CBR TV @ SDCC 2014: Joshua Hale Fialkov on "The Life After," Personal Struggles & Finding Happiness

During Comic-Con International in San Diego, frequent guest Joshua Hale Fialkov visited the CBR Yacht to discuss "The Life After," his new series with artist Gabo from Oni Press. The book follows a character named Jude who is trapped in a Purgatory-like place for those who have committed suicide, and Fialkov spoke with CBR TV's Jonah Weiland about what aspects of life, death and spirituality this world allows him to explore. The writer also explains why Ernest Hemingway becomes Jude's tour guide through the afterlife, his own experiences with suicidal thoughts and why, after years of struggle, he's finally found what makes him happy and adopted a more holistic lifestyle.

Following the news of Robin Williams' death earlier this week, Fialkov wrote a very personal blog post about the fleeting nature of joy. It ties into his experiences meeting Williams -- himself an avid comic book reader and gamer -- Fialkov's thoughts on why suicide sometimes seems like the only option and the things in his own life that have helped him navigate his darkest moments.

RELATED: The Dogmatic Exploration of Fialkov's "The Life After"

On what aspects of the human experience "The Life After" allows him to explore: The book is about a bunch of things to me, and it's a playground. A lot of it is I get to play with different ideas and the book shifts and changes as we go because Purgatory gives us a playground that will never be the same because there's so many different iterations of what the afterlife means and the consequences that get you there. Every religion has their own set of somewhat arbitrary rules that say, "If you do this, you go here. If you do this, you go there. If you do these things, you might go here, you might go there." So how does that actually work? What is the system required to manage all that. That's one of the things I'm sort of obsessed with is how we as a society decide, like, "Look, you're wrong. This thing that you believe in is wrong and so therefore you will be punished." Whereas the fact is, if you're if a good person and you take care of people, that seems to be more in life with what true spirituality is about. It's not about whether you eat pork or not, or whether you eat fish -- it's not about the little stuff. It's about the big things.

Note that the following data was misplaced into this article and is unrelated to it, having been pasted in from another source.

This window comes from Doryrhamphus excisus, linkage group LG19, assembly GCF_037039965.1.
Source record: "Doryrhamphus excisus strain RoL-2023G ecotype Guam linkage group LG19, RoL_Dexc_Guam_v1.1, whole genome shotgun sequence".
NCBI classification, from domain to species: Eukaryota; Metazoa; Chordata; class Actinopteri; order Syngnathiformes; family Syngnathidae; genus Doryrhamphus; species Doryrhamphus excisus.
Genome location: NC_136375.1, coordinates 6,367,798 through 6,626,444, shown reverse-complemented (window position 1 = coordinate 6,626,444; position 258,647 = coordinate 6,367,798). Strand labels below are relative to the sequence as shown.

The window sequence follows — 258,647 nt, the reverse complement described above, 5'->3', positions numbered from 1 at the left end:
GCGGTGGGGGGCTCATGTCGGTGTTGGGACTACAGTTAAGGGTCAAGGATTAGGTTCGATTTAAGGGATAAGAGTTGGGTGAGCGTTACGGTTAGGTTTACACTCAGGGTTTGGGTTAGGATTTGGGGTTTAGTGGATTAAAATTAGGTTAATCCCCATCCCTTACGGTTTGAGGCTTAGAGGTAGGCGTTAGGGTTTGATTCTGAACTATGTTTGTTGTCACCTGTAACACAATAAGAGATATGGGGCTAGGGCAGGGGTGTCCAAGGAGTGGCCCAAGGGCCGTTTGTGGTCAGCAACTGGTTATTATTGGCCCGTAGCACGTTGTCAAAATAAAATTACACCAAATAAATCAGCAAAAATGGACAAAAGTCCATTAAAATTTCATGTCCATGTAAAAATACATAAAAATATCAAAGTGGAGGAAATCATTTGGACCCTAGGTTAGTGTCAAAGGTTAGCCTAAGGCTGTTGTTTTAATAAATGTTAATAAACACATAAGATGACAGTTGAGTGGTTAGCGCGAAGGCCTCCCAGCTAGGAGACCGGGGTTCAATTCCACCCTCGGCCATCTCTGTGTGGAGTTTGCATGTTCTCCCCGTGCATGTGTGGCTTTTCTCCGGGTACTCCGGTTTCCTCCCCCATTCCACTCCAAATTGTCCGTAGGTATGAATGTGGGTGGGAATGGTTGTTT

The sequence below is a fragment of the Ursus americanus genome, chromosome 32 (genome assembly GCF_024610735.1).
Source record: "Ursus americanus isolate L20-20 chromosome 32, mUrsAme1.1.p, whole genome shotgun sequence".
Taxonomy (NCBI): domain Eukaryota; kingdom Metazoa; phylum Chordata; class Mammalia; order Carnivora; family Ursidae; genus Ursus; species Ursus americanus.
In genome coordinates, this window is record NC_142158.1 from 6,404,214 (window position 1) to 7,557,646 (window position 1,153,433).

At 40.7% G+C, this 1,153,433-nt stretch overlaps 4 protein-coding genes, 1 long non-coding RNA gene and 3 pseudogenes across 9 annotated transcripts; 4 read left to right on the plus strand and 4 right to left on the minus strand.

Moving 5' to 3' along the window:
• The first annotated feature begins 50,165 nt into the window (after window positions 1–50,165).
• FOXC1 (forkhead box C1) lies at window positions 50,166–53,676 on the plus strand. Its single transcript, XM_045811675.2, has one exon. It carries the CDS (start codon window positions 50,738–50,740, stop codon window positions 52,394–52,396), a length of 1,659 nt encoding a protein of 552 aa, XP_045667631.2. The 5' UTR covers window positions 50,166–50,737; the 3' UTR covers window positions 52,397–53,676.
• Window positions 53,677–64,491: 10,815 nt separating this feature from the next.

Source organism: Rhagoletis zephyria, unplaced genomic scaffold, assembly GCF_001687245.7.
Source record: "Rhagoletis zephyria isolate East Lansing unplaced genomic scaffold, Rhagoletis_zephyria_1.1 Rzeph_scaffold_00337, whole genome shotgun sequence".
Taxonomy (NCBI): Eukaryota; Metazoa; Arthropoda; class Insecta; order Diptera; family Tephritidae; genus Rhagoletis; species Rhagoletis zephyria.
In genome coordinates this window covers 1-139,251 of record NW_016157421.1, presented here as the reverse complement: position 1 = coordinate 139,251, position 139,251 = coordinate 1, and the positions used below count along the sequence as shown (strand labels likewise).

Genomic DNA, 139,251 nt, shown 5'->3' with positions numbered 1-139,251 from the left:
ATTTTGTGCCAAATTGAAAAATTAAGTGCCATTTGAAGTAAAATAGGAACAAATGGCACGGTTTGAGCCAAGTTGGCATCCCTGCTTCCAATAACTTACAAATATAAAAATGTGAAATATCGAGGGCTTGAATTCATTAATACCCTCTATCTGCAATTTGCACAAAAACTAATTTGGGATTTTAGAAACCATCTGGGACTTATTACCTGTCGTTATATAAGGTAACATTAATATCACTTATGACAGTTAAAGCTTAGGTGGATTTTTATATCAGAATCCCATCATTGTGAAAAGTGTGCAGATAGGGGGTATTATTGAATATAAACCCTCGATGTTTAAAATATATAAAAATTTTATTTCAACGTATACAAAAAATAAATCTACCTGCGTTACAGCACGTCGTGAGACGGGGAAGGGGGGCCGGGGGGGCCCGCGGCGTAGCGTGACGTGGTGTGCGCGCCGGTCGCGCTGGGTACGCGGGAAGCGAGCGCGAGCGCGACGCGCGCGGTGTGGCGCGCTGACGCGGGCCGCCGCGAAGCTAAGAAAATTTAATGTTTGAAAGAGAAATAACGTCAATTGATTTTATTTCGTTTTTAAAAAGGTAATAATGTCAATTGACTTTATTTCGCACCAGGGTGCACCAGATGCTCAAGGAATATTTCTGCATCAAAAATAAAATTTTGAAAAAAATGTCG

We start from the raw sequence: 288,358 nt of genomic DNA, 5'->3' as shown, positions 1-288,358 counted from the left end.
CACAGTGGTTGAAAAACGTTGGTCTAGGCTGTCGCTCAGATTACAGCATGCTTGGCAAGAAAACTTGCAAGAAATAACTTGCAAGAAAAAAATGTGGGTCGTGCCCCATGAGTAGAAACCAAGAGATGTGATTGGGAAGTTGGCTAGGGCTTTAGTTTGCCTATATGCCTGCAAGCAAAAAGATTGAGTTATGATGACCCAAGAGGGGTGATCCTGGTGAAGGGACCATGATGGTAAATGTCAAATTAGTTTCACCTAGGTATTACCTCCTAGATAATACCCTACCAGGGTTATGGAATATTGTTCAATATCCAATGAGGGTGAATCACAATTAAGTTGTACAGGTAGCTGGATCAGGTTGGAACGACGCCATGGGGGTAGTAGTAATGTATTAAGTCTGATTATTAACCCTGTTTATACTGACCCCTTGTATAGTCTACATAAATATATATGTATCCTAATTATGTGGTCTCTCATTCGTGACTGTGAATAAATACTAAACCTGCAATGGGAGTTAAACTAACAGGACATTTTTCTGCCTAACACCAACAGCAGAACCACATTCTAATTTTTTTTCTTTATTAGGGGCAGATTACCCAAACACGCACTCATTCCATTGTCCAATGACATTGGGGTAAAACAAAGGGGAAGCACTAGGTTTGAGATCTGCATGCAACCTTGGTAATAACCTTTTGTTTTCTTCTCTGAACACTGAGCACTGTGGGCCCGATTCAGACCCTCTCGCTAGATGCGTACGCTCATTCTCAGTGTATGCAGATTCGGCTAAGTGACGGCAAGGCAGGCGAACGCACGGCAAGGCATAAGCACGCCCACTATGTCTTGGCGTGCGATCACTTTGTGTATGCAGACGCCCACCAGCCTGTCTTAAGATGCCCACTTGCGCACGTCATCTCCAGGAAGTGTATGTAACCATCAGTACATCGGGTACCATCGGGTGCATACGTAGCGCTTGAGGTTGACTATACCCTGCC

Telling this story about characters who explore that and have to start to realize there is a better way, that there might be a better way to get along and there might be a better way to treat each other. So it's purgatory but it's not, it's real life. We all live in a shifting world that we see on our own. How I see the world and how you see the world are very different things and they can never kind of mesh together. So having a world that is literally all these different worlds and all these different faiths and all these different belief structures just smashing up against each other is just -- it's so much fun.


On how Ernest Hemingway became Jude's tour guide through the afterlife: As you said, it takes place in the Purgatory for suicides, so there's a bunch a rules. We had to find a character who killed themselves, number one, but, would still be badass enough to still be awake. Who is the one person who, in this world of mundane everything, never gave into being mundane? And that person is Ernest Hemingway. There is nobody else. There is no other option because he was a guy who -- he killed himself, not because he was depressed, not because he was sad, but because he was sick. He had no option. The second he lost control of his faculties, he was no longer capable of thinking the way he wanted to think and being the man he wanted to be, he was like, "I'm done. Call it a day." And then you take that to the next step which is how many mundane days did that guy have? And the answer is, probably, the afterlife would be the most mundane thing he's ever done. He was amazing; he did crazy things. So yeah, that's how you end up with Hemingway. I love writing him because he's so blustery, just like in real life and you see it in his writing. He's blustery and he's sort of full of himself, but at the same time he hates himself and he thinks he's a coward and he thinks he's all these things. So having this guy who's driving the story who's also sort of broken inside is a nice balance for him -- someone who's all ego, but inside that ego is just fragile.